Gehrz worked on “Charles Lindbergh: A Religious Biography of America’s Most Infamous Pilot” from June 2017 to June 2020. Initially looking to create a biography highlighting the growing population of Americans who identify as spiritual but not religious, Gehrz planned to focus on Lindbergh’s upbringing in a family that didn’t attend church but was very spiritually and intellectually curious.
While writing his book at the height of the COVID-19 pandemic and during the national movement following the murder of George Floyd, Gehrz realized the importance of his research was shifting. He confided in Mulberry as he worked through the process of addressing that infamous side of a pilot who braved the first nonstop transatlantic flight.
“I love that he is always thinking of ways to improve things, trying to make things better,” Mulberry said. “He is a great collaborator. He works ahead and is always thinking of new ideas and innovating.”
Lindbergh was antisemitic and had ties to people who believed in eugenics, the process of controlling genetics through heredity in reproduction.
“At its very worst, eugenics inspired the Nazi euthanasia program that murdered hundreds of thousands of children and adults with developmental delays and mental illness,” Gehrz said.
Lindbergh was deeply committed to the concept of white supremacy, and Gehrz knew he couldn’t write the book without addressing the issue of Lindbergh’s belief in the competition of races.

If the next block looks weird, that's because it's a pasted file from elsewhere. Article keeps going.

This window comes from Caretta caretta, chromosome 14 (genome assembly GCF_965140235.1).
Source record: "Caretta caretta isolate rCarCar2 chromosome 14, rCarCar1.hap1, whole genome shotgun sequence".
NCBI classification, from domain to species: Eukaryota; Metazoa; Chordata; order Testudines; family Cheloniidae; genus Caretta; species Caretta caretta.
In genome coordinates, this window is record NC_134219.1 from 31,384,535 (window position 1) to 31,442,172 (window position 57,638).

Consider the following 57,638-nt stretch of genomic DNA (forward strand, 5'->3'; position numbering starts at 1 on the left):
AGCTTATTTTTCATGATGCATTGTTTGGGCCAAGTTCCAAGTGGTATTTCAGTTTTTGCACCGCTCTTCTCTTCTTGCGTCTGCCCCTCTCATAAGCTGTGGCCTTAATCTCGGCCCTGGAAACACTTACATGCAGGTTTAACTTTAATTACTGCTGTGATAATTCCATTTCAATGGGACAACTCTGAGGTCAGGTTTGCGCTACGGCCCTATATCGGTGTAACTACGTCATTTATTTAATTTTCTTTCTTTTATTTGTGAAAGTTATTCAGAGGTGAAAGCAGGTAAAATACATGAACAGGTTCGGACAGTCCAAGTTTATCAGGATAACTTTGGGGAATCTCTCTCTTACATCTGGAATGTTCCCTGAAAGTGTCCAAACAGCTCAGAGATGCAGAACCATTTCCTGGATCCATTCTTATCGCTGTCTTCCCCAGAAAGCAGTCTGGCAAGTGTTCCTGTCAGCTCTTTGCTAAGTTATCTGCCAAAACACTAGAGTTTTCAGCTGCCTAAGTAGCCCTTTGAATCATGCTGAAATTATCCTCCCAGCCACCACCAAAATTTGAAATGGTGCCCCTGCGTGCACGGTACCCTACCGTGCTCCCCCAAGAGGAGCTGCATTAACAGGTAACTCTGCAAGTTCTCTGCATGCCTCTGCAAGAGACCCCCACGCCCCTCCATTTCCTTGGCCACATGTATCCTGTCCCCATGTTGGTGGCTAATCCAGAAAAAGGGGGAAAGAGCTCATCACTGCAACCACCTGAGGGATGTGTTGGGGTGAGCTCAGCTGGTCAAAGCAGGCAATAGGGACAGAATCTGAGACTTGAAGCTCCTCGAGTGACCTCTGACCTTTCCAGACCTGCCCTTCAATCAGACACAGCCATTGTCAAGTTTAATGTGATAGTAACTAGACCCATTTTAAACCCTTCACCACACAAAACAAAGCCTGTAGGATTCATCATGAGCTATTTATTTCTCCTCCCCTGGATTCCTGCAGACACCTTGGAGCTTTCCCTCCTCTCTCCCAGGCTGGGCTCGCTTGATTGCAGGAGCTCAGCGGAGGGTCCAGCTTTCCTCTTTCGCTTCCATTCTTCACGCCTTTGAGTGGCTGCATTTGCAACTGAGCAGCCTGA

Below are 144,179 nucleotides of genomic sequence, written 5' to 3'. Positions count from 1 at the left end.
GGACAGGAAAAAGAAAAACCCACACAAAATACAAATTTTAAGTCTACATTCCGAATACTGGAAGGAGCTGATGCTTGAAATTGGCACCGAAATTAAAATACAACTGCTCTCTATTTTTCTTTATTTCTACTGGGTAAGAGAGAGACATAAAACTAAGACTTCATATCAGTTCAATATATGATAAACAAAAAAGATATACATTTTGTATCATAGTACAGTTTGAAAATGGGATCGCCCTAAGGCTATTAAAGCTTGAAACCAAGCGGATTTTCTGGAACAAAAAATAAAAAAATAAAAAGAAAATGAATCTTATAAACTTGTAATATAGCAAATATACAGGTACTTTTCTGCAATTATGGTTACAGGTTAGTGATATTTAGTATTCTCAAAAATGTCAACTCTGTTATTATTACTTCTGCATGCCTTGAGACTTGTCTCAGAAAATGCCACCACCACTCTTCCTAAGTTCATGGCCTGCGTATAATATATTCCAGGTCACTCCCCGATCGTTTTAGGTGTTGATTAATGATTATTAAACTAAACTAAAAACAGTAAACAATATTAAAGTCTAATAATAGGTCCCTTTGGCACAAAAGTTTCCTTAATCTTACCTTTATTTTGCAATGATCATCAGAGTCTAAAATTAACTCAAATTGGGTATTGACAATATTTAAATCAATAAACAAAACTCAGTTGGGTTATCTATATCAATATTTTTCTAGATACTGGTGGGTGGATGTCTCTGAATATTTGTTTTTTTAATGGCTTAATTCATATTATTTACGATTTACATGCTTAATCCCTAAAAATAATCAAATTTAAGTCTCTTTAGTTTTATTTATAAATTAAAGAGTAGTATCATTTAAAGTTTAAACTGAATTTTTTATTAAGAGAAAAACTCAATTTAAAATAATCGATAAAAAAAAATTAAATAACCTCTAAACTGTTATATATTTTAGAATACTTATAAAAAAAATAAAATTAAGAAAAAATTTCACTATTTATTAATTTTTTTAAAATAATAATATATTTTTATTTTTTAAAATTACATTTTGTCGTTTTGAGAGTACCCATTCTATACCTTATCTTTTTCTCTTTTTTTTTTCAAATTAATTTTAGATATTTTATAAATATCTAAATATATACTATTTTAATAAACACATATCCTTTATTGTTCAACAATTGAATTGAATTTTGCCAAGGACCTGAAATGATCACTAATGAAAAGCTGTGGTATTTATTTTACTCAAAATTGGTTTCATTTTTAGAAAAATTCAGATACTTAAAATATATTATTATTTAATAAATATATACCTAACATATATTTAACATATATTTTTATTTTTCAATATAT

“Someone that famous can also be infamous for believing so strongly in racial competition, and specifically that the white race ought to prevail in that competition,” Gehrz said. “While there are parts of the story to celebrate, there’s a lot that is deeply disturbing,” Gehrz said.
An afterword was added to the book to explain that concept. Gehrz wants his audience to recognize their own implicit and perhaps unconscious participation in the culture of race competition as writing the book helped him realize his own.
“I think one value of doing history, and maybe even more so biography, is [that] it does hold up a mirror,” Gehrz said. “You get aspects of your own life and belief, or at least maybe the kind of larger context of how our society or our culture or our religion shapes us.”
Three years after taking his twins to the Lindbergh House, Gehrz returned on his own in November 2019. In late fall and winter, the house is closed to tourists to allow for study of Lindbergh’s parents’ book collection.
“It was just good to get some experience of the house not as a tourist destination or historical site but as an actual home, where people lived and read and talked to each other about all the big questions that run through my book,” Gehrz said.
Alone in the home’s drawing room on a fall day, Gehrz wrote and wrote as he looked through family Bibles creased from dog-eared pages and underlined passages about evolution.
“I’m actually pretty proud of this book,” Gehrz said. “It’s probably one of the best things I’ve done.”
The Lives of Chris Gehrz
Designer: Bryson Rosell